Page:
Alternatively or in addition to receiving the heart beat signals 411 a-411 c, the drone 100 may send a System Check signal 421 to the server 240, the navigation unit 125, and the database 341/data storage device 340. In response to the System Check signal 421, the server 240 may return a server response 423 a, the navigation unit 125 may return a navigation system response 423 b, and the database 341/data storage device 340 may return a database system response 423 c. In determination block 425, for each system for which a system check signal 421 was sent, the processor of the drone 100 may determine whether a response 423 a-423 c was received. In response to receiving a response indicating that the respective system is functioning properly (i.e., determination block 425=“Yes”), the processor of the drone 100 may proceed with flight operations in block 427. In response to determining either that a response was not received, or that a response was received indicating a malfunction (i.e., determination block 425=“No”), the processor of the drone 100 may take an appropriate corrective action in block 429, such as land, return to base, or the like.

The type of response of action that is taken by the drone 100 may depend upon the system that is malfunctioning or not responding. For example, if the navigation unit 125 reports a system malfunction, the drone 100 may resort to a backup navigation method. As another example, if the server 240 reports a system malfunction or the processor of the drone 100 does not receive a response from the server 240, the drone 100 may loiter until communications with the server are reestablished. As a further example, the drone 100 may move to a safe location where an alternate access device may be available for the drone 100 to re-establish communications with the server 240. A further example, if the processor of the drone 100 does not receive a response from the database 341/data storage device 340 or receives an indication of a system malfunction, the drone 100 may forego conditional access to restricted areas and follow a flight path that flies around all restricted areas using previously obtained navigation information.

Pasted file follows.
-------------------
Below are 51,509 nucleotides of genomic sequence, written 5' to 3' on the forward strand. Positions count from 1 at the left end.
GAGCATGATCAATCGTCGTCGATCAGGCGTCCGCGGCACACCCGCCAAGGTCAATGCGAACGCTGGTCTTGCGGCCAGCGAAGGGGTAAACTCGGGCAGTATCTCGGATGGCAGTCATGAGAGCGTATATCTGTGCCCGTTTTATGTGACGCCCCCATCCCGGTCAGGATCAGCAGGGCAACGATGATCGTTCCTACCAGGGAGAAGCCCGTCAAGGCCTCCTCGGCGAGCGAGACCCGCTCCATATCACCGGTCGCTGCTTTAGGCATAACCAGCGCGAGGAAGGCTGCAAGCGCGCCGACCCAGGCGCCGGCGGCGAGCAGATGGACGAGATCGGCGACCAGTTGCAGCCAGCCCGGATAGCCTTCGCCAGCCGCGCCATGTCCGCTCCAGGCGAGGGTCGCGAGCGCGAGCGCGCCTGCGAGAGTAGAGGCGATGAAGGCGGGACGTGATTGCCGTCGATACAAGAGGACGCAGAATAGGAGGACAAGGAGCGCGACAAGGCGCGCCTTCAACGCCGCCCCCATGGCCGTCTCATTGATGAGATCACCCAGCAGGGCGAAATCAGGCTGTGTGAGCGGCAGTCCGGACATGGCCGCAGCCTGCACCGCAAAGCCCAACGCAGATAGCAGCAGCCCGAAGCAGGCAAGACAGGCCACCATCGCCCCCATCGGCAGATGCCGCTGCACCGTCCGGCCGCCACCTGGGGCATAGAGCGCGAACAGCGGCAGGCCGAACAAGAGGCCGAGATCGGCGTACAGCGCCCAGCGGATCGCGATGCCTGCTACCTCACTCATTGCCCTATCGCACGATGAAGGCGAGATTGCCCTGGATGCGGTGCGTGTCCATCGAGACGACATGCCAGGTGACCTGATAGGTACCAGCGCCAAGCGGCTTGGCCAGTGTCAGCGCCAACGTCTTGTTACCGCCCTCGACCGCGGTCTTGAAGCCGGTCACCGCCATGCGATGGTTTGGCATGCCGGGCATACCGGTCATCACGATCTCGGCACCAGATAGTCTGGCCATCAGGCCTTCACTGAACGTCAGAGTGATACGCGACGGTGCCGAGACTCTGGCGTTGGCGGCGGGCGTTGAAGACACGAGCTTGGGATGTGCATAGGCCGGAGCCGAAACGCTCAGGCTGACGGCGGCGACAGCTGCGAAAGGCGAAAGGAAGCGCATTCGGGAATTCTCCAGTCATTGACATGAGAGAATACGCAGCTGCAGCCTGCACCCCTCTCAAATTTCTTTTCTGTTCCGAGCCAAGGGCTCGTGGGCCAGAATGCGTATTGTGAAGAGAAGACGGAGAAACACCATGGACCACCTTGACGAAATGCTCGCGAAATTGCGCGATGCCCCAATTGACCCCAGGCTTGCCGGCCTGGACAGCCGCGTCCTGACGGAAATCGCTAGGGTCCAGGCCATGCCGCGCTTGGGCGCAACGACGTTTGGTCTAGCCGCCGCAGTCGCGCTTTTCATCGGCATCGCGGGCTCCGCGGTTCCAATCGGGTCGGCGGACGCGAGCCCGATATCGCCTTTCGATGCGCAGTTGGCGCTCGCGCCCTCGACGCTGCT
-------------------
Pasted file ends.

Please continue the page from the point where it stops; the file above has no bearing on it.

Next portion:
When the drone 100 is approaching a restricted area, or as part of a normal information acquisition procedure, the drone 100 may send a request 431 to the server 240 for information regarding the restricted area. The server 240 may send a request 433 to the database 341/data storage device 340 for the information for the restricted area or areas. The request 433 may be a message or may be a database query or data retrieval command. The database 341/data storage device 340 may return the information for the restricted area or areas in a response 435 to the server 240. The response 435 may be a message containing the information, or may be the information itself provided in response to the request 433. The server 240 may return the information for the restricted area in a message 437 to the drone 100. In various embodiments, the information regarding restricted areas may include geographic coordinates defining restricted area boundaries in a format that may enable the drone to plot a flight path around the restricted areas. In some embodiments, information regarding restricted areas may include altitude restrictions; conditional access restrictions, etc., such as the conditional restrictions (e.g., described with reference to FIG. 3A-3E).